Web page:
Archive for January 2017

    • Lawmakers aim to identify students with disabilities early

      (Del.) In an effort to improve early intervention of students with disabilities, Delaware lawmakers are seeking to close a gap in school funding that leaves almost 2,500 of the state’s youngest learners without special education resources.

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    • A status quo budget for CTC is a sign of better times

      (Calif.) For the first time in several years, the Commission on Teacher Credentialing will have a status quo budget with no special grants, no new authority to hike fees and no extraordinary cost-saving measures.

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    • A systems approach to school completion for SWD

      Increasing the number of students with disabilities who complete their secondary education sequence is an enterprise that requires a whole scale systematic approach by the entire educational organization with daily interdepartmental efforts. To paraphrase what Bette Davis said about getting older–it’s not for sissies.

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    • ESSA deadline looming, state struggle to complete plans

      (District of Columbia) Even with the time extensions that the U.S. Department of Education has granted states to develop and submit plans detailing how each will abide by the Every Student Succeeds Act, there appears to be a lot of work to do.

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    • Fake news spurs call for media literacy lessons in schools

      (Calif.) The recent alarm over the potential spread of fake news has prompted two California lawmakers to call for media literacy education in schools, as evidence shows that many children and some adults are largely unable to distinguish between fact and fiction online.

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    • Bills aim to lessen student contact with law enforcement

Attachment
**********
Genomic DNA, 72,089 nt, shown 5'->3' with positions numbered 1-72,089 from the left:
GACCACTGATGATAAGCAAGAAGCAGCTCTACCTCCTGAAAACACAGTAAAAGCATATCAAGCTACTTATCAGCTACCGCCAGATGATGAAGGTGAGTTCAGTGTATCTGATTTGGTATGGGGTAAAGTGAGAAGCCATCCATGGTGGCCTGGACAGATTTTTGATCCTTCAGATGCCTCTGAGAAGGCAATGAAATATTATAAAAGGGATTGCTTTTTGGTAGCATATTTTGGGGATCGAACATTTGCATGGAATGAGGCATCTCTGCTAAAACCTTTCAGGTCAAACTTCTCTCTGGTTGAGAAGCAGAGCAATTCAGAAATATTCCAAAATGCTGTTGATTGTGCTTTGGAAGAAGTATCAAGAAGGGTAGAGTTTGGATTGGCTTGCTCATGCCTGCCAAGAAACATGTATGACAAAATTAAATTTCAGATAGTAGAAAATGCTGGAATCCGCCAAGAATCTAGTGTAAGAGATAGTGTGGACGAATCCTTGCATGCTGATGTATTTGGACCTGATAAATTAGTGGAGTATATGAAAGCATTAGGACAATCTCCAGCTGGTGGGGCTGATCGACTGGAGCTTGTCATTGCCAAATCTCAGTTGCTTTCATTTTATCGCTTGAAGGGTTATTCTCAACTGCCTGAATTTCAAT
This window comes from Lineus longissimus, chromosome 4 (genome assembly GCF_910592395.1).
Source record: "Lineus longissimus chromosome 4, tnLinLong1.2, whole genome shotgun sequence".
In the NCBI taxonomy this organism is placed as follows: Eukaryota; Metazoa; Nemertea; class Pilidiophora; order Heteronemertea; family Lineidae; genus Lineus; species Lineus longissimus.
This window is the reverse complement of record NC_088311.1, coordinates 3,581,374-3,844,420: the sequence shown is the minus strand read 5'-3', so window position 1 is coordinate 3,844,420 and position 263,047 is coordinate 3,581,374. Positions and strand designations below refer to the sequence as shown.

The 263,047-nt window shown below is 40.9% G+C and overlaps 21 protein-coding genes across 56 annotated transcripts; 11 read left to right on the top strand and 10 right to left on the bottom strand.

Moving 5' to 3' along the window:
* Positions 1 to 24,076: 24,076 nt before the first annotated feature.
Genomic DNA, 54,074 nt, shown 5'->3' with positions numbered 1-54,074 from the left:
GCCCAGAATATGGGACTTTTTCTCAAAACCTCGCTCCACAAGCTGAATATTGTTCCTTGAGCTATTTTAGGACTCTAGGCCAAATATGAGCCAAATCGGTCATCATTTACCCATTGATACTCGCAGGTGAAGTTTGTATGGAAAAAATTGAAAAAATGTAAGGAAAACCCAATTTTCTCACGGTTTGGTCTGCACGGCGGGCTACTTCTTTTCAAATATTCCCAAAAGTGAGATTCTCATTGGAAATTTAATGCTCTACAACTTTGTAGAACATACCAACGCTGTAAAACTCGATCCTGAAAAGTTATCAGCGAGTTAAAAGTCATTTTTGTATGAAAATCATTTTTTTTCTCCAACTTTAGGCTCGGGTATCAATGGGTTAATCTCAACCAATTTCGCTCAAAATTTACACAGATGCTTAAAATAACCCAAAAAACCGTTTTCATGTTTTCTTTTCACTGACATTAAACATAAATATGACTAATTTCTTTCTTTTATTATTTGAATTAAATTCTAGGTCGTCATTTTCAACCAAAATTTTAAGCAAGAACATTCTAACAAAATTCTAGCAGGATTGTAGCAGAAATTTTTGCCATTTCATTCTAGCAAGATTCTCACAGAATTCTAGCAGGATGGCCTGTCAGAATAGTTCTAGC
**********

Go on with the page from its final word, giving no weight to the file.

(Calif.) A pair of bills introduced this month seeks to limit student interaction with police on campus following numerous high profile incidents of minor violations escalating to violence against students.

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    • States backslide on teacher evaluations

      (District of Columbia) Many observers of the nation’s public schools figured the passage of the Every Student Succeeds Act would also put an end to the debate over teacher evaluations because the law repealed federal incentives to improve educator review.

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    • Uncertainties for ESSA with a new administration

      “It’s just turbulence,” the pilot announces, and you muse, “I hope so.” As President Trump and his appointees take charge, we are hoping the transition to the Every Student Succeeds Act will be smooth, but already there are indications of a shaky ride.

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    • Tech giant alleged to have shared private student data

      (Miss.) Google Inc. allegedly collected students’ personal information and search history to help advertisers target children, according to a lawsuit filed by the state of Mississippi.

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    • Addendum to LCAP to fill in for federal accountability

      (Calif.) As the legislative and regulatory tangles surrounding the Every Student Succeeds Act begin to unwind, local educational agencies in California will be required later this year to file yet another disclosure report.

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